BACKGROUND: Kangaroo care (KC), or skin-to-skin care, occurs when an infant is dressed in a diaper and held to a parent's bare chest. This form of holding has been shown to have many benefits for hospitalized infants and has been shown to be a safe and feasible intervention to support infants with congenital heart disease. Despite known benefits, KC was not implemented routinely and consistently in our cardiac center for infants with congenital heart disease. The purpose of this project was to support use of KC as a nursing intervention for hospitalized infants with congenital heart disease and their parents.METHODS: A KC quality improvement committee formed to develop strategies to increase frequency of KC, including the creation of a new nursing policy and procedure on KC for infants, adaptation of the electronic health record to facilitate KC documentation, provide education, and promote translation of KC into practice through the cardiac center's first Kangaroo-A-Thon.
    RESULTS: Twenty-six nurses initiated KC 43 times with 14 patients over the 8-week period for the Kangaroo-A-Thon. No adverse events were reported as a result of infants being held by their parents in KC.
    CONCLUSION: Our local initiative provided preliminary evidence that KC can be safely integrated into standard care for hospitalized infants with congenital heart disease. Formal standards and procedures, along with creative initiatives such as a Kangaroo-A-Thon, can be a first step toward fostering the translation of KC into practice.
    DOI:  https://doi.org/10.1097/NMC.0000000000000612
  4. Indian J Pediatr. 2020 Jan 22.
    Arvind B, Saxena A.
      Congenital heart defects (CHD) are the most common form of birth anomalies. About one-fifth of these are critical requiring very early intervention, the classical examples being transposition of great arteries or obstructive total anomalous pulmonary venous connection. On the other hand, relatively milder and simpler lesions, such as small ventricular septal defects or mild pulmonary stenosis, may either not need intervention at all or intervened as and when deemed necessary. Apart from the cardiovascular effects, some CHDs can significantly affect the physical growth and neurodevelopment of the child. Each type of CHD has unique hemodynamic effects and the intervention is, by and large, timed based on the severity and natural history of each cardiac lesion. Some lesions have a "limited" time window beyond which they may become unsuitable for any intervention. Hence it is critical to intervene at the appropriate time so as to prevent the untoward effects of CHDs and at the same time to avoid unnecessary interventions.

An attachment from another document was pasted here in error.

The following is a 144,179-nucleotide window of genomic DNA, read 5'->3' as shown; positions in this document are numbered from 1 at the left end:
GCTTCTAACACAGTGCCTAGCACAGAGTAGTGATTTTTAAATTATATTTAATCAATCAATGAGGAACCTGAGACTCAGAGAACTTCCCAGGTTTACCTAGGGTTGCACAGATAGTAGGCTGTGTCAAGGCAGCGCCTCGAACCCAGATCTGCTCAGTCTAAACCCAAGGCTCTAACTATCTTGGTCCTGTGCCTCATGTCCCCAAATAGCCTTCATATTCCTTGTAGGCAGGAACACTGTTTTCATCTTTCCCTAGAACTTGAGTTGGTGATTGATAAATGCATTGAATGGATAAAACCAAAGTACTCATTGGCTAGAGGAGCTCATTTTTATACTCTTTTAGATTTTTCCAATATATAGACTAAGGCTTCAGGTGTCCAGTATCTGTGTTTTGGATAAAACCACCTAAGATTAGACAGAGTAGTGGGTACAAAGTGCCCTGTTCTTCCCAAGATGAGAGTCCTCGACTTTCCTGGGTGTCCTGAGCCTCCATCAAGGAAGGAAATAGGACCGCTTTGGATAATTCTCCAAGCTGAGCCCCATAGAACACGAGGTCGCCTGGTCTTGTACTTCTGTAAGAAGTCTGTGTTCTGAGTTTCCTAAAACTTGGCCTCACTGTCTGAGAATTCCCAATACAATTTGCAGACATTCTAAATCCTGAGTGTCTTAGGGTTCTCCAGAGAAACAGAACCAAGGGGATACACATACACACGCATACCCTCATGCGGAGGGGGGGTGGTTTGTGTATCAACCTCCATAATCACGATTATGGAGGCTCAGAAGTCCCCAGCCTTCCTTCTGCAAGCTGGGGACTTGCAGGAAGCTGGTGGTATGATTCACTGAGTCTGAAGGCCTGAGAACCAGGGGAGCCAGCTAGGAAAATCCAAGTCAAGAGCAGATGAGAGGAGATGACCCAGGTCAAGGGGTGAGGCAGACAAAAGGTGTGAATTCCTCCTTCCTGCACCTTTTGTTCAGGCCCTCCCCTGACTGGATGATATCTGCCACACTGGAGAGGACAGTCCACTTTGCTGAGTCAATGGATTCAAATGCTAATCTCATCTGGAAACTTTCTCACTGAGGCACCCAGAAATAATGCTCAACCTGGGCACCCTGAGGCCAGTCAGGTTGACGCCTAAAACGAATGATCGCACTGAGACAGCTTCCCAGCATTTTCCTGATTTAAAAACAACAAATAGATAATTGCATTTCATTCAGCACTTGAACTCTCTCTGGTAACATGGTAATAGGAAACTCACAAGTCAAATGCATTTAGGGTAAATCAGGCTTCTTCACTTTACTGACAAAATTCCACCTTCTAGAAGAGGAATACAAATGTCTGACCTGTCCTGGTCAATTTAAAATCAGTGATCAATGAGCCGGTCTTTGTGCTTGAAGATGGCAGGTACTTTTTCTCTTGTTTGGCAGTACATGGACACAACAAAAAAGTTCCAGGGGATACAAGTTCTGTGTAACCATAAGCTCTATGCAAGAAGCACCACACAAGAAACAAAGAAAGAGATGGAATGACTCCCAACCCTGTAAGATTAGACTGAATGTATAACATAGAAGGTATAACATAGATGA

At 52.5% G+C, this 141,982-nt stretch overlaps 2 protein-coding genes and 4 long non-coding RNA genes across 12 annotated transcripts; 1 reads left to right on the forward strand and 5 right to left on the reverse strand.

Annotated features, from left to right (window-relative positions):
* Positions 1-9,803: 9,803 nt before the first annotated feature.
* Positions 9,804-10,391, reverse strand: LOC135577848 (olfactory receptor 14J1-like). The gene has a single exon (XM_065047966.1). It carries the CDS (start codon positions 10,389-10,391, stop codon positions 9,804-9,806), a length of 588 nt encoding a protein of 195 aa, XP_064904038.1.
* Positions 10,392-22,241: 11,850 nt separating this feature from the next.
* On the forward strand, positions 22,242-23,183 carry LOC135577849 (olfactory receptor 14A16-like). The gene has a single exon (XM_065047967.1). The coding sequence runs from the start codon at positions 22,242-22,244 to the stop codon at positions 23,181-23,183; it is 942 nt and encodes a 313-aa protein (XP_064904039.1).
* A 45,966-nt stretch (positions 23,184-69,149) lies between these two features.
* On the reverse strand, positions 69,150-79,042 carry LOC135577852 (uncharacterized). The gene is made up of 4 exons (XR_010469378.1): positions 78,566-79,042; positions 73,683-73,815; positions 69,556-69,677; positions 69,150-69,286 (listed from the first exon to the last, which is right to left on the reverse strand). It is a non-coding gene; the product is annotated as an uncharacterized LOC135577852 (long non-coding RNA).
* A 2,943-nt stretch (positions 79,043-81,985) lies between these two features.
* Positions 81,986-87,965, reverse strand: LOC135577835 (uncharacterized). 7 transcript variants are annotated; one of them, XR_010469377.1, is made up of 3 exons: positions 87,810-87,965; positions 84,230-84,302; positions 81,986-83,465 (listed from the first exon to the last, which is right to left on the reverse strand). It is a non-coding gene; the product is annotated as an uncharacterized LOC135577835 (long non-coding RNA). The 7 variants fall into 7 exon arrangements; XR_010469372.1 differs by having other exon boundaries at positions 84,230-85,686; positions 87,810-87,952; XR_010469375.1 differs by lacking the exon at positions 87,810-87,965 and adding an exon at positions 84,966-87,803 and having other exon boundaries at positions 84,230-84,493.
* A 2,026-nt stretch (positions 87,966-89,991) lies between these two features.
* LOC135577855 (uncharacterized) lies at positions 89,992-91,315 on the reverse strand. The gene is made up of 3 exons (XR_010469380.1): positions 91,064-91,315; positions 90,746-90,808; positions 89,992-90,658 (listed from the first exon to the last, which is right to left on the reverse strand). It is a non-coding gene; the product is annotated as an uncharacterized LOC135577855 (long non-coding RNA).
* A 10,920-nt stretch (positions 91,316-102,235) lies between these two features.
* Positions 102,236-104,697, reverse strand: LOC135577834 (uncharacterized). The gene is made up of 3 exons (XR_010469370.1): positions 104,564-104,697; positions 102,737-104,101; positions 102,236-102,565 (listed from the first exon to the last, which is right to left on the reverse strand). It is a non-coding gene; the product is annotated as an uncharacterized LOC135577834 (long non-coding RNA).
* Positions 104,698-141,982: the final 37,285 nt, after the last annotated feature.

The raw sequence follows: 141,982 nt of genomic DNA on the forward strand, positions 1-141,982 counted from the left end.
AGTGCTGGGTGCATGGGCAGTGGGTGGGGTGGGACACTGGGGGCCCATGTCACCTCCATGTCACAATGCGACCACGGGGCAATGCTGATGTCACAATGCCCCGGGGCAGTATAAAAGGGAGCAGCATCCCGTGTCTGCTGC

Keywords:  Acyanotic congenital heart defects; Congenital heart defects; Cyanotic congenital heart defects
    DOI:  https://doi.org/10.1007/s12098-019-03133-w
  5. BMJ Open. 2020 Jan 23. 10(1): e034588
    Flocco SF, Caruso R, Barello S, Nania T, Simeone S, Dellafiore F.
      OBJECTIVE: This study explored the lived experiences of women with congenital heart disease (CHD) during pregnancy and early motherhood.DESIGN: Qualitative study using semistructured interviews. Data were analysed according to interpretative phenomenological analysis.
    SETTING: San Donato Milanese, Italy.
    PARTICIPANTS: 12 adult women during pregnancy or early motherhood.
    RESULTS: Three main themes emerged from the analysis that were labelled as follows: 'Being a woman with CHD'; 'Being a mother with CHD'; and 'Don't be alone'. Mothers described both positive and negative feelings about their pregnancies and transitions from childless women to mothers with CHD. They needed supportive care to improve the management of their health during pregnancy and early motherhood.
    CONCLUSION: This study explored the lived experiences of women with CHD during pregnancy and early motherhood. The emerged themes represent an initial framework for implementing theory-grounded educational and supportive strategies that improve self-care, engagement and quality of life for women with CHD. Furthermore, the study's results provide guidance for operationalising the described experiences into items and domains for future cross-national surveys.
    Keywords:  cardiology; congenital heart disease; qualitative research
    DOI:  https://doi.org/10.1136/bmjopen-2019-034588
  6. Pediatr Int. 2020 Jan 19.
    Yoshida T, Hiraiwa A, Ibuki K, Makimoto M, Inomata S, Tamura K, Kawasaki Y, Ozawa S, Hirono K, Ichida F.
      BACKGROUND: Both congenital heart disease (CHD) and very low birth weight (VLBW) infants are very high risk for neurodevelopmental delay. We investigated neurological development at 3 years among pediatric patients with CHD after surgical intervention, very low birth weight (VLBW), and healthy controls.METHODS: We enrolled pediatric patients with CHD (n = 67), VLBW (n = 67), and healthy controls (n = 81). Infants with CHD were grouped into those with single ventricle and two ventricles, and infants with VLBW were grouped into those with birth weights of <1000 and 1000-1499 g. Neurodevelopmental outcomes at 3 years were evaluated using the Bayley Scales of Infant and Toddler Development, Third Edition.